5x7 lenses

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Just a question on what are some favorite 5x7 lenses of forum members, both modern and older. I may buy a 5x7 real soon and just wondered what peoples opinions might be. Any info will be greatly appreaciated. Thank you.

-- Emile de Leon (knightpeople@msn.com), January 12, 2002

Answers

Emile,

I just recently acquired a 5x7 back for my Deardorff 8x10 and I'm really enjoying the format.

I was shooting both 4x5 and 8x10 before, and had a pretty good compliment of lenses for each format, but nothing really wide or really long (72mm for 4x5 and 19-inch for 8x10),

With 5x7 my 72 (which I can just focus at infinity on the Deardorff) still has coverage for some movement using the vertical sliding lensboard since the smushed-up bellows precludes much tilt or swing. But the really nice thing is the angle of view approximates a 17mm on 35mm formatóreally wide.

Also, I have a 90 (equivalent to a 21 in 35 format) and 120 (about 28 in 35 format) that will cover the 5x7 and these do allow for more camera movements.

My 19" gives me a little more reach than on the 8x10 and I've been toying with an old 11.5-inch Verito portrait lens that was just too short for 8x10 but too big to hang on my 4x5 field.

Another favorite portrait lens is my old 12" Ektar, which is just about perfect for a H&S portrait from 5 feet away.

Anyway, with this one reducing back I've "filled in" most of the holes in my lens coverage arsenal for large format.

-- David Haynes (studioblsp@mindspring.com), January 12, 2002.


All time favorite is 150mm G-Claron. I just had a new-to-me 120 Super Angulon with me in Death Valley last weekend and it shows great promise, but it's big. The 240 Fujinon A is fabulous for getting right up next to things, and I seem to use the 180 Fujinon a lot with 5X7 too. A mildly wide normal. The 150 Claron has a much wider circle than Schneider claims for it.

-- Jim Galli (jimgalli@lnett.com), January 13, 2002.

Hi!

I use quite often a Rodenstock Sironar 5.6/150. But for normal work I use a 210mm lens and if I need something longer, then a Sironar 5.6/300. A Grandagon 5.6/58mm is -- in some cases -- quite funny, cause it creates a nearly round picture on my 13x18cm films. :-)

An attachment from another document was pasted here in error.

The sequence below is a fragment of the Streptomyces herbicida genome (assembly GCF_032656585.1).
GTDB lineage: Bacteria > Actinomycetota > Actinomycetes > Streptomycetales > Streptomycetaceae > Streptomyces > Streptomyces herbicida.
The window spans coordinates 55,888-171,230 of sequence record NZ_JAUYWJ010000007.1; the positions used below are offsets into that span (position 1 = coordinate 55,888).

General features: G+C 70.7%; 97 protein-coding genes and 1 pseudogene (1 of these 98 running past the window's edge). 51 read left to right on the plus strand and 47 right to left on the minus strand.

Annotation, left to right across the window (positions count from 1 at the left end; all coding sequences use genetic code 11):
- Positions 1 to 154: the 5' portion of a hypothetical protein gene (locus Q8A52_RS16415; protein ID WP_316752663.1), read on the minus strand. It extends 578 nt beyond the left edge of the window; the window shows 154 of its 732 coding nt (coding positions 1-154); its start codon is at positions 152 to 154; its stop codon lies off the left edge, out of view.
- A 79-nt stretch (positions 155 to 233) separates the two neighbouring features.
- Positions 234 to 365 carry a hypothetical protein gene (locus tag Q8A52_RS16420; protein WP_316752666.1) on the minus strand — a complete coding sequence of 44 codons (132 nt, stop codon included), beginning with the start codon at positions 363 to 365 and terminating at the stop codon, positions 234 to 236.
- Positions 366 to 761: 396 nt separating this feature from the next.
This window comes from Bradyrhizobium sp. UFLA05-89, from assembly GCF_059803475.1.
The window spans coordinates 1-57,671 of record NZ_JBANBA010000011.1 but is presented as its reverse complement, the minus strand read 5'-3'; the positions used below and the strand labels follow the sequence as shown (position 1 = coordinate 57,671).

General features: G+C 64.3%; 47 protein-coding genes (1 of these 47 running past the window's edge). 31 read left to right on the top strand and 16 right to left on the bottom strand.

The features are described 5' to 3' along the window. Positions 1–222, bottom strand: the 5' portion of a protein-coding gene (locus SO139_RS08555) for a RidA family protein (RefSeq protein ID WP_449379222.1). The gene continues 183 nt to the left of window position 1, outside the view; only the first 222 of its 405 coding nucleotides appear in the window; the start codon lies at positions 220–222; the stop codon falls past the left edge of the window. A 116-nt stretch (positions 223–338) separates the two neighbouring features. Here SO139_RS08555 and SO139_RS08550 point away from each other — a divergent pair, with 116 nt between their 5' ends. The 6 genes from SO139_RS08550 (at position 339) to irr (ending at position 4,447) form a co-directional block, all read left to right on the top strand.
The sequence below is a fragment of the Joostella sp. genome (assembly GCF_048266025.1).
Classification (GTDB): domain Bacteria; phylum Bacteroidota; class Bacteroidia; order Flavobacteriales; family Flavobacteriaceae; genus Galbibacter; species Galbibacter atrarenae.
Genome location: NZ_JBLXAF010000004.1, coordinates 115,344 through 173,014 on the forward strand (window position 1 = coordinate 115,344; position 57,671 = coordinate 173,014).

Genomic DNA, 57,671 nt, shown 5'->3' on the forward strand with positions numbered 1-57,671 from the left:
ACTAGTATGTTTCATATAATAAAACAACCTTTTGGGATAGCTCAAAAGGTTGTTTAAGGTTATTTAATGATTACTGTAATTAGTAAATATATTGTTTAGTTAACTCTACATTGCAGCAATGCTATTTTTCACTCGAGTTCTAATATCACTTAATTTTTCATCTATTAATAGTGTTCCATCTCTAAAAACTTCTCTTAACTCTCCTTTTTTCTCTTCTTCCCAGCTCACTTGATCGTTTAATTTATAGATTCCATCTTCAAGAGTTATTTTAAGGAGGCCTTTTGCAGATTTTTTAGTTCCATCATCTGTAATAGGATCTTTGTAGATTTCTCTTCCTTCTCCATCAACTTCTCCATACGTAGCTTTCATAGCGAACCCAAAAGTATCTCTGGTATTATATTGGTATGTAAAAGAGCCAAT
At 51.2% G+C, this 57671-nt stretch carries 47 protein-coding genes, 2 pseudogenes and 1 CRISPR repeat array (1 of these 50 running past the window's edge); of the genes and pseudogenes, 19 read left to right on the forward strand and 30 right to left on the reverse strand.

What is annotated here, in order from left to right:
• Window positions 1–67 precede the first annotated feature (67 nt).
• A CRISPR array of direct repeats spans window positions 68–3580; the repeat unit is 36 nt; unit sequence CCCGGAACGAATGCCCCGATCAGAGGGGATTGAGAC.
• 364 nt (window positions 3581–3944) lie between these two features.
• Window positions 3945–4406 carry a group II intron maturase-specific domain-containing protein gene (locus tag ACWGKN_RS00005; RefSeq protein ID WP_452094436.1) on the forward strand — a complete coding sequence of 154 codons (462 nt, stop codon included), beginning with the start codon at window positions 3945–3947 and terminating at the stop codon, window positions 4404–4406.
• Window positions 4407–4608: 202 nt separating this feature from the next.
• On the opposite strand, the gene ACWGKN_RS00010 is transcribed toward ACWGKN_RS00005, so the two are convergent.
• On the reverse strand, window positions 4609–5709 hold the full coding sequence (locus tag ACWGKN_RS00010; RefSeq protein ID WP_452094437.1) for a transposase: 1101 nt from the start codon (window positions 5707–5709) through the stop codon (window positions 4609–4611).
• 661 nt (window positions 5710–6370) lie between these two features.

Alex

-- Alexander Selzer (selzer@gmx.net), January 13, 2002.


I like SA 8/121, which is similair to 24mm at 35mm format. And this lense also allows you a lot of movements. Sironar N 5.6/180 is moderate wide angle with some movements, but incredibly sharp, for my taste it is too sharp for photographing people. For still life and portraits I use Nikkor M 9/300. Regards, www.janez-pelko.com

-- janez pelko (info@janez-pelko.com), January 14, 2002.

I moved to 5x7 by purchasing an "increasing back" which hangs on the back of my Wista Field 45 in place of the ground glass. I purchased no specific lenses for this format. I am able to use a Fuji 90 mm (yes, it covers the 5x7, but with no movement), a Fuji 150 mm and a Caltar 210 mm. I like the Fuji 150 the most for 5x7 because it has a fairly wide field of view. The 90 is a fun lens, but kind of a chore to set up, because it is possible to include the front bed of the camera in the foreground.

-- Joe Lipka (joelipka@earathlink.net), January 14, 2002.


I use mostly the Schneider 110 XL.

-- Q.-Tuan Luong (qtl@ai.sri.com), January 14, 2002.

Emile: Most used lens is the Schneider 180/315. Good value ($220 or so) and very, very sharp. The newer ones have Copal shutters. Next most used lens Schneider 110 HM. (very expensive but very useful and great quality) Next G-Claron 240 mm. Good value used. Lots of room for movements with 5X7. (None of us have any idea what you want to take pictures of, so I'm not sure this is of any use to you.) 4th lens is a G-Claron 300mm, which can cover 8X10 and is useful for 4X5 too.

-- Kevin Crisp (KRCrisp@aol.com), January 14, 2002.

The old Kodak 135mm Wide Field Ektar is one of my favorites and the one that stays on the folded camera.

-- Chauncey Walden (CLWalden@worldnet.att.net), January 15, 2002.

Thanks for the responses! Regards, Emile

-- Emile de Leon (knightpeople@msn.com), January 16, 2002.

I shoot 5x7 extensively and highly reccomend the following Rodenstock lenses (Nikkor equivilants are also good):

90mm f/4.5 Grandgon-N (super-wide with some movement at infinity, lots of movement closer up)

115mm f/6.8 Grandagon-N (fabulous wideangle with tons of movement)

210mm f/5.6 Apo-Sironar-S (the S series lenses only cost a little more than Rodenstock's N series and are substantially better in terms of coverage, edge sharpness and eveness of illumination- really fantastic).

300mm f/9 Apo-Ronar (An older, process-type lens design, it is very small, light and fantastically sharp at close distances up to about 15- 20 feet. I use it a lot as a portrait lens. But it is poor at infinity, due to being specially designed for closer distances. For distant landscapes or archictural shots with movement, choose a Nikkor- M 300 f/9, which is small and light, or any of the large, heavy standard 300 lenses made for 8x10.

You can see my 5x7 images at the Weston Gallery in Carmel, California or on the web at www.westongallery.com. Follow a link for my name: Joel Pickford

-- (joelpickford@earthlink.net), February 13, 2002.



Thanks for the lens info Joel...It is a real trip to figure out the lens package I want on this 5x7 Anba Ikeda just bought on ebay.Esp lens coverage in terms of what I need on 5x7...but figuring it all out is part of the journey !Thanks for your reply!I'm looking forward to seeing your work ......web site style.... Regards, Emile.

-- Emile de Leon (knightpeople@msn.com), February 13, 2002.

Q.-Tuan Luong is modest and does not mention his survey which can be found at

http://www.cs.berkeley.edu/~qtluong/photography/lf/lenses5x7.html

-- Mani Sitaraman (bindumani@pacific.net.sg), February 15, 2002.


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